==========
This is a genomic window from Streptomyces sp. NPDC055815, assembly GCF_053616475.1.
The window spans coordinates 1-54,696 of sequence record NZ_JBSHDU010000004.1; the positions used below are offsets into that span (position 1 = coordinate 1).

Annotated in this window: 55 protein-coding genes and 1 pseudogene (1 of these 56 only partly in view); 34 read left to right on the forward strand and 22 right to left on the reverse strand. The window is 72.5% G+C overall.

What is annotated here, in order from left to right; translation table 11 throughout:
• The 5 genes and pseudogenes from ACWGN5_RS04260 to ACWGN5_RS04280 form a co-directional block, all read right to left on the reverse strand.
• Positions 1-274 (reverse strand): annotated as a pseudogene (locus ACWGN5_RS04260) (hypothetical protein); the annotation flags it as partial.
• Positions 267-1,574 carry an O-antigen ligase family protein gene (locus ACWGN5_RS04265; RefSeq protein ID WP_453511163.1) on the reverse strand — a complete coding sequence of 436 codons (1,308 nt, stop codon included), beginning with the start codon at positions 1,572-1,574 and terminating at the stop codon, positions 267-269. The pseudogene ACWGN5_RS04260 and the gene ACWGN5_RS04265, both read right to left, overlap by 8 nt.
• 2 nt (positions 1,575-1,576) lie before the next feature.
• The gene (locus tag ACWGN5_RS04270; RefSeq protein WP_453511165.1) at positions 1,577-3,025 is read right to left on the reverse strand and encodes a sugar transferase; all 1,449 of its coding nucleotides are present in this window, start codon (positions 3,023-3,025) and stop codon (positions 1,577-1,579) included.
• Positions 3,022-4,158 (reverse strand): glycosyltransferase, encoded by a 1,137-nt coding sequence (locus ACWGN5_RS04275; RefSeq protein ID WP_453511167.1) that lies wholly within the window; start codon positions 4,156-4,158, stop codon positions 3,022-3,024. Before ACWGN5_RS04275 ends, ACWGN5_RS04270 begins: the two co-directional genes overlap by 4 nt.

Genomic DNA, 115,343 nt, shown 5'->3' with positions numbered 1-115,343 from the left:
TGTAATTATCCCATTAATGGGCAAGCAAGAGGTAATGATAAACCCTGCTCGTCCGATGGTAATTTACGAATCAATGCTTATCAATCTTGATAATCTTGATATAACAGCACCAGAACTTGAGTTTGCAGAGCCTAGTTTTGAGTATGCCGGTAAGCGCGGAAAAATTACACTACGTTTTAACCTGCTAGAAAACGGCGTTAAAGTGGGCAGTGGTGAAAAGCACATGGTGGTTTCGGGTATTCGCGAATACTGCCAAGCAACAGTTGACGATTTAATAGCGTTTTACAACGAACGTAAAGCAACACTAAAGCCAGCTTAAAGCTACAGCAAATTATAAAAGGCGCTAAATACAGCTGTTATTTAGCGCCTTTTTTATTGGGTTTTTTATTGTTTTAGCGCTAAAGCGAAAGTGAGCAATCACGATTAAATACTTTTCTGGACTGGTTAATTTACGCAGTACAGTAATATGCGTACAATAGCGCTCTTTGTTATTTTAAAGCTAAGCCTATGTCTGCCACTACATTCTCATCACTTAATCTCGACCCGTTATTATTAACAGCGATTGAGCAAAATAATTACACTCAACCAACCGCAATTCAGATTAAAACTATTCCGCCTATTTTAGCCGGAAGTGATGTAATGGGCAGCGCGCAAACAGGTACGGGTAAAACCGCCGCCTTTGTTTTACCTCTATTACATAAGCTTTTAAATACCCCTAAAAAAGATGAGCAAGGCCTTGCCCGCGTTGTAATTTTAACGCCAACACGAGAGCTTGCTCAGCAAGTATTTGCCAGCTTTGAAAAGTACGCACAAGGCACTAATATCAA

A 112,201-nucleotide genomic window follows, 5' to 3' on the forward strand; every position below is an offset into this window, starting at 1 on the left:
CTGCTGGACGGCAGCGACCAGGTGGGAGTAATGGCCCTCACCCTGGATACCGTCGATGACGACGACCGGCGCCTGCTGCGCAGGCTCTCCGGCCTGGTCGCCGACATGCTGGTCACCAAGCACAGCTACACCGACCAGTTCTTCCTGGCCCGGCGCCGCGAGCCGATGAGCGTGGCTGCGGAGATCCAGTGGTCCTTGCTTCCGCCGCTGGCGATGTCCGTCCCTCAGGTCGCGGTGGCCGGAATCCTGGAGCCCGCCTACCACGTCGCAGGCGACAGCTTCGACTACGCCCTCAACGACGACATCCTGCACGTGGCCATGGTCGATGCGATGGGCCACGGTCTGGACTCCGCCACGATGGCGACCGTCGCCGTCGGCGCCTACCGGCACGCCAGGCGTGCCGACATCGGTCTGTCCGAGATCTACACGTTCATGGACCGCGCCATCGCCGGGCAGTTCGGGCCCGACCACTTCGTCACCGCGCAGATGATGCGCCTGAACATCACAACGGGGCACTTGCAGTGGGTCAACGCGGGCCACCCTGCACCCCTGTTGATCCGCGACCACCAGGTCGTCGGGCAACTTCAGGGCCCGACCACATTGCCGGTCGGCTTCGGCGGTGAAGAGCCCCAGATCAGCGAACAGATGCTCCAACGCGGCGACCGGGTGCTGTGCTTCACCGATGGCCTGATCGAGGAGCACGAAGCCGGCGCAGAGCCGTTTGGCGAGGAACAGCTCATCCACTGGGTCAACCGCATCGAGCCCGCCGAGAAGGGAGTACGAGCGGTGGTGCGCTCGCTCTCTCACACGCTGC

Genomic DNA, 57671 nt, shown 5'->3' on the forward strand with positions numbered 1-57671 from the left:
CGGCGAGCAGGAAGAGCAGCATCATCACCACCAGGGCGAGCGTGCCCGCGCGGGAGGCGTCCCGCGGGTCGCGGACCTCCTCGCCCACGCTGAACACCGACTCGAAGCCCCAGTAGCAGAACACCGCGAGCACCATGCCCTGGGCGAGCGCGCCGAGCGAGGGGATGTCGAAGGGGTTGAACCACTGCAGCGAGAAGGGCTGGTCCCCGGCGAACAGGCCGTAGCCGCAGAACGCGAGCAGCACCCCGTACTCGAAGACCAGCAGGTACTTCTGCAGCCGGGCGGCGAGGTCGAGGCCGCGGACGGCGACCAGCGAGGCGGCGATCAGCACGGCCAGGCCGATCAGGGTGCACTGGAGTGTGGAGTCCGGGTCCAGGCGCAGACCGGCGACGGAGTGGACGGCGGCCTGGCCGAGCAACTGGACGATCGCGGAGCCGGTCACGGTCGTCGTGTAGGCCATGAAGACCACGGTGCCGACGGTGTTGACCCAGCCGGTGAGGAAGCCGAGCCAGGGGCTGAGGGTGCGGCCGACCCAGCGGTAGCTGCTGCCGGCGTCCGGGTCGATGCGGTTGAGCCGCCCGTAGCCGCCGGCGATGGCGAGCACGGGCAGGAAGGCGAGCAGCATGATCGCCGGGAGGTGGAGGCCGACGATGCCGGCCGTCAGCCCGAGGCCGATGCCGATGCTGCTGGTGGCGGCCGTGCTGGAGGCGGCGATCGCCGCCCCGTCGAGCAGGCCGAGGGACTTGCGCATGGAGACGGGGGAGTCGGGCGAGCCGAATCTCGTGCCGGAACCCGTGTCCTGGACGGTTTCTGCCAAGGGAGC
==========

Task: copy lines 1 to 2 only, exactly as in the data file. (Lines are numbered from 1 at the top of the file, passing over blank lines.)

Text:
This is a genomic window from Streptomyces sp. NPDC055815, assembly GCF_053616475.1.
The window spans coordinates 1-54,696 of sequence record NZ_JBSHDU010000004.1; the positions used below are offsets into that span (position 1 = coordinate 1).